Physics question. What is low frequency electromagnetic waves? - I need to know: What is low frequency electromagnetic waves? How does it work? What uses low frequency electromagnetic waves, where can I find them? I meant I need to know: low frequency electromagnetic waves in lower stages than radio waves. I need to do slides about this, so i need more information... Need help!
Answer Low frequency electromagnetic waves are radio waves. We don't really make much of a technical distinction at such large wavelengths. In the frequencies you're interested in, there are few practical uses for such electromagnetic waves. We have very large antenna arrays for investigating the structure of Earth's ionosphere, and other antenna arrays for communicating with submarines (though that process is shrouded in secrecy). They occur naturally from sources like the Sun and lightning strikes, and are a minor byproduct of high-voltage power transmission. Electromagnetic waves tend to interact with antennas that are of roughly the same length scale as the wave itself, since that's usually the best wavelength for it to move electrical charges around. There's a lot of misinformation out there suggesting that low frequency electromagnetic waves have a variety of medical or environmental effects, but no real, concrete studies have proven that at all.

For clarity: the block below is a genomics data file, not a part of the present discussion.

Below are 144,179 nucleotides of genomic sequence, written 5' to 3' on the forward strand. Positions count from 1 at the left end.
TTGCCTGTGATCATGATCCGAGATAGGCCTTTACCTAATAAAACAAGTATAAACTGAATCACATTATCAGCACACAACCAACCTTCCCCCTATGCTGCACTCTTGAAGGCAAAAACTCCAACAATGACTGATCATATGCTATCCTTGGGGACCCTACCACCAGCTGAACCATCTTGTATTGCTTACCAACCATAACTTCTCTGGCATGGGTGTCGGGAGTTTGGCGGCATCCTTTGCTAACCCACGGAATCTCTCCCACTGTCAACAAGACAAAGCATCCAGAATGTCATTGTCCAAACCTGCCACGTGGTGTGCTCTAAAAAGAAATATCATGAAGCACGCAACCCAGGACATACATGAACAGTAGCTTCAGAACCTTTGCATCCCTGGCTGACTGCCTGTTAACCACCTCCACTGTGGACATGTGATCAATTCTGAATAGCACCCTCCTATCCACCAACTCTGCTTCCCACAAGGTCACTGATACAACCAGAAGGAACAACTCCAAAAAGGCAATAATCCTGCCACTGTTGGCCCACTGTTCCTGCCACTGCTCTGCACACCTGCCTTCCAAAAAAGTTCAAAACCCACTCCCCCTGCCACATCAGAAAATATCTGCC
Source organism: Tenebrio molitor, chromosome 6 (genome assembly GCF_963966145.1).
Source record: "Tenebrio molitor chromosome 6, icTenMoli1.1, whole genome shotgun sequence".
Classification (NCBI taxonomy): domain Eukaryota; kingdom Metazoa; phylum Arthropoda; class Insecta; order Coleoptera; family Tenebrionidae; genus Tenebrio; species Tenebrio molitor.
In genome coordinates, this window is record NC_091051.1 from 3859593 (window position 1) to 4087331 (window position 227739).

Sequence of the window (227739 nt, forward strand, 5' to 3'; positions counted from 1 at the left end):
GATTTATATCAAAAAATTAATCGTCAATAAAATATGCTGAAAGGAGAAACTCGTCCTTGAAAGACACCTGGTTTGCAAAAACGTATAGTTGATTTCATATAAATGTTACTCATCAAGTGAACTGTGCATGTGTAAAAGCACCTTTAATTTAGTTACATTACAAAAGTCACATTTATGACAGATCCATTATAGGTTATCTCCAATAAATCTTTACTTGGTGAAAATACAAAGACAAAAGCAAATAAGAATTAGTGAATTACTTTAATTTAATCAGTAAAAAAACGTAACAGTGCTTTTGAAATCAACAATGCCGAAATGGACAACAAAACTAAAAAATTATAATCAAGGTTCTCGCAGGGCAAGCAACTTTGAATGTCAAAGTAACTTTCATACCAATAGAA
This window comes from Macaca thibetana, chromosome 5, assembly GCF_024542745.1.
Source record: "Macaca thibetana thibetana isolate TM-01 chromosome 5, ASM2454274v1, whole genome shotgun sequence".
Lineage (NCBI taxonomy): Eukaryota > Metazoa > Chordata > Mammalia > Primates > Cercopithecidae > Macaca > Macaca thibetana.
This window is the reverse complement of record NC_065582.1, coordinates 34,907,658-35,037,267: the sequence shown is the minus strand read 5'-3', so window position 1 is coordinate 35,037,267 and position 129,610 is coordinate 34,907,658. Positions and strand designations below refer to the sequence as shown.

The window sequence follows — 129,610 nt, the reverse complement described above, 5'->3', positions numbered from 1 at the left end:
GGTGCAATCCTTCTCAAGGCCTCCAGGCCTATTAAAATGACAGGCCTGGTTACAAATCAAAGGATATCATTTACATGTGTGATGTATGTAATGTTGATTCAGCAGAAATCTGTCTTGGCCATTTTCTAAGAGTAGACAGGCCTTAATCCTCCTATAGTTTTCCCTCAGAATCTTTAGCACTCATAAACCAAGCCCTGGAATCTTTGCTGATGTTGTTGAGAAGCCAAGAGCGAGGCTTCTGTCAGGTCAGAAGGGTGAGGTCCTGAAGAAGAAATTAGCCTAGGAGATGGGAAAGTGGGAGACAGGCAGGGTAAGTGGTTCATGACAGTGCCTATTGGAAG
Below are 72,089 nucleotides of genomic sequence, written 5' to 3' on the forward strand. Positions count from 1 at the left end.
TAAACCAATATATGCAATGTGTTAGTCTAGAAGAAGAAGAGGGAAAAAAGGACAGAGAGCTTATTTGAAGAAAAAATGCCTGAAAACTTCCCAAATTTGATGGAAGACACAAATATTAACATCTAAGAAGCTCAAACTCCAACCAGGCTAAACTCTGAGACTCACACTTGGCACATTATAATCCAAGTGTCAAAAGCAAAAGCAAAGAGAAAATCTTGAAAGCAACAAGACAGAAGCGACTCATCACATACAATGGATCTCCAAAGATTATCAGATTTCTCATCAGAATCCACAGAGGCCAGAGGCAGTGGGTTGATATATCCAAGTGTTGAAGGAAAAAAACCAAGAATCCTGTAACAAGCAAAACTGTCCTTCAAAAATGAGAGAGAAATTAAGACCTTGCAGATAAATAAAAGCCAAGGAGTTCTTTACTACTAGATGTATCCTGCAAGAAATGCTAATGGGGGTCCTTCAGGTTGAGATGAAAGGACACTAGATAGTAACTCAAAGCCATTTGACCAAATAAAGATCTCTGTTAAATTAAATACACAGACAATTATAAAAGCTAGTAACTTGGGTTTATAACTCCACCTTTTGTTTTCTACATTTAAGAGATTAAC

I can answer most basic physics questions, physics questions about science fiction and everyday observations of physics, etc. I'm also usually good for science fair advice (I'm the regional science fair director). I do not answer homework problems. I will occasionally point out where a homework solution went wrong, though. I'm usually good at explaining odd observations that seem counterintuitive, energy science, nuclear physics, nuclear astrophysics, and alternative theories of physics are my specialties.
I was a physics professor at the University of Texas of the Permian Basin, research in nuclear technology and nuclear astrophysics. My travelling science show saw over 20,000 students of all ages. I taught physics, nuclear chemistry, radiation safety, vacuum technology, and answer tons of questions as I tour schools encouraging students to consider careers in science. I moved on to a non-academic job with more research just recently.
Education/Credentials Ph. D. from Duke University in physics, research in nuclear astrophysics reactions, gamma-ray astronomy technology, and advanced nuclear reactors.